This study investigates the matching among the images after acquiring stereo CCTV images under various illuminance and rainfall conditions. Instead of employing subjective indicators such as personal interpretations, the quality of the acquired images was quantitatively analyzed based on the number of matching points. The limitations of using the stereo CCTV images were then reviewed for different illuminance and rainfall conditions.
2. Data and Methodology
- 2.1 Test area and equipment
The area around the New Millennium Hall of Konkuk University was selected for the tests for a number of reasons such as: (1) Place where shooting distance from which overall matching point distribution in the target area is noticeable can be ensured, (2) the minimization of interfering effects, other than weather and illuminance conditions, (e.g., vegetation or shadows causing seasonal occlusions), and (3) a stable supply of power by avoiding rain at the installation of the testing equipment. Fig. 1 shows the camera positions and camera viewing angles. In this test, two CCTV cameras of the same model (AXIS Q1755-E) were fixed to the slider with a 1.1-meter interval between them to secure stereoscopic images. To minimize the impact of climate changes, in addition, they were installed in a shaded spot surrounded by walls and roof. In terms of an illuminometer used to measure illuminance, CEM’s portable Digital Illuminance Meter Model 1308 was selected. The CCTV cameras detailed specifications are reported in Table 1 .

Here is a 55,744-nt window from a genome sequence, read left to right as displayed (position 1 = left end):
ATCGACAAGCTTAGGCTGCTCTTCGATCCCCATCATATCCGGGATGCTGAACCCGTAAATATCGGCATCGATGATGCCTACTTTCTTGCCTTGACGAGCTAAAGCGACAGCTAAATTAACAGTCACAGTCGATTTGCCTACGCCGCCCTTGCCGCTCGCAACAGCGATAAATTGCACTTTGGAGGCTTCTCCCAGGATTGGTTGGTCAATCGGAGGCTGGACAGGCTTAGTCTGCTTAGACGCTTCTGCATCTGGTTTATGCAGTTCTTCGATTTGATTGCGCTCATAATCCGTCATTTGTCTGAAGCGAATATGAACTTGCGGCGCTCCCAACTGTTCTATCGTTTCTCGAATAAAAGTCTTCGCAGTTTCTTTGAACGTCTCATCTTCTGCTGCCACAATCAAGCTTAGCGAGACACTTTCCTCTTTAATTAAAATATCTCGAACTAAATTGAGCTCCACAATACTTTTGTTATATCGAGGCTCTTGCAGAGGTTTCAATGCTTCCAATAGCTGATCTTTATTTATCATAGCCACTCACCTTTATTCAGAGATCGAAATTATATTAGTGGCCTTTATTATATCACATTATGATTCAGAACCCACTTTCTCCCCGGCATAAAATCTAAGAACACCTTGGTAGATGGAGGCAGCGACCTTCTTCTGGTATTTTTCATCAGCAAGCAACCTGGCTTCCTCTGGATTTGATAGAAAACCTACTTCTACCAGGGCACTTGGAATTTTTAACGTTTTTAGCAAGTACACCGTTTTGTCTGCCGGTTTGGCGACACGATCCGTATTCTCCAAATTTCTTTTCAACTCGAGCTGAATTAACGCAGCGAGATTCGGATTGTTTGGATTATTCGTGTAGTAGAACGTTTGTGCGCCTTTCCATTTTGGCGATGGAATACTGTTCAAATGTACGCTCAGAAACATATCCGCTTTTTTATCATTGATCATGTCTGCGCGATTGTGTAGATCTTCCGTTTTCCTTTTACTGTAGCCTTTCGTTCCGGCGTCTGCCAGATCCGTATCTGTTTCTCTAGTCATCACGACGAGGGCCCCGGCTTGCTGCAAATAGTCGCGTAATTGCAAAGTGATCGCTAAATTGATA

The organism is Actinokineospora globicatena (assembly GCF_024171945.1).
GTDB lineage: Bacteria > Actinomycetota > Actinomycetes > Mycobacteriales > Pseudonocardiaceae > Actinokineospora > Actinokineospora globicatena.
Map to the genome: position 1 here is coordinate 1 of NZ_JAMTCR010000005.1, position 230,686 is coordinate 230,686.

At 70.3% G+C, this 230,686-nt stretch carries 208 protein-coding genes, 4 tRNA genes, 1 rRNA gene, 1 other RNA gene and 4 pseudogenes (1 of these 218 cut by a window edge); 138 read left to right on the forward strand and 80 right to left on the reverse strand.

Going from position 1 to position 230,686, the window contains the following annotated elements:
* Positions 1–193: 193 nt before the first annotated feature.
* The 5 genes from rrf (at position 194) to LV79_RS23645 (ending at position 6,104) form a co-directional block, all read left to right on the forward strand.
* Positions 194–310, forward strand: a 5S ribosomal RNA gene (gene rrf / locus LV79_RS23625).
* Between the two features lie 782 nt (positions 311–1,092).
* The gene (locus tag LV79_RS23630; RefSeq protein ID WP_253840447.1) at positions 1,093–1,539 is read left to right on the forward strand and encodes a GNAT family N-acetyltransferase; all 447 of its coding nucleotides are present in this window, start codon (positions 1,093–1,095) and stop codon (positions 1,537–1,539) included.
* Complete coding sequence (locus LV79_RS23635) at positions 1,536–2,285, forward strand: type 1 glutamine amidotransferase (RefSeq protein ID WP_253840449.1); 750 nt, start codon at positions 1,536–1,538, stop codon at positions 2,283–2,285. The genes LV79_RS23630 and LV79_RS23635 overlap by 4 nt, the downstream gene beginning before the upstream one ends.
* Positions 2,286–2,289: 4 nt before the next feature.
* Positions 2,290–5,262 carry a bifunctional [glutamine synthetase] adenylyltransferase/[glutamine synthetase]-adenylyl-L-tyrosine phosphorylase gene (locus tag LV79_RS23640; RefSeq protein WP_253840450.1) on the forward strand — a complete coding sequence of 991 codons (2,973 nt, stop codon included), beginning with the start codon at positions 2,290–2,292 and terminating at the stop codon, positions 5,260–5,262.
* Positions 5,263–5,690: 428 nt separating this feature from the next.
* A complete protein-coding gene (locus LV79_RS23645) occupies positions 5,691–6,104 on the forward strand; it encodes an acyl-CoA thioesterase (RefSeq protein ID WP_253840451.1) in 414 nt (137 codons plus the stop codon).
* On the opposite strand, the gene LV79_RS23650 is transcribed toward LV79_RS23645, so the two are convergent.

AXIS Q1755-E network camera specifications
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AXIS Q1755-E network camera specifications
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CCTV camera location and stereo images in the test area (a) CCTV camera location, (b) left image, and (c) right image
As the same geometric sensor conditions should be maintained for every filming run, a test-customized equipment installation frame was fabricated to fix the CCTV cameras. After the installation, it was allowed to film the installation position several times at the same position.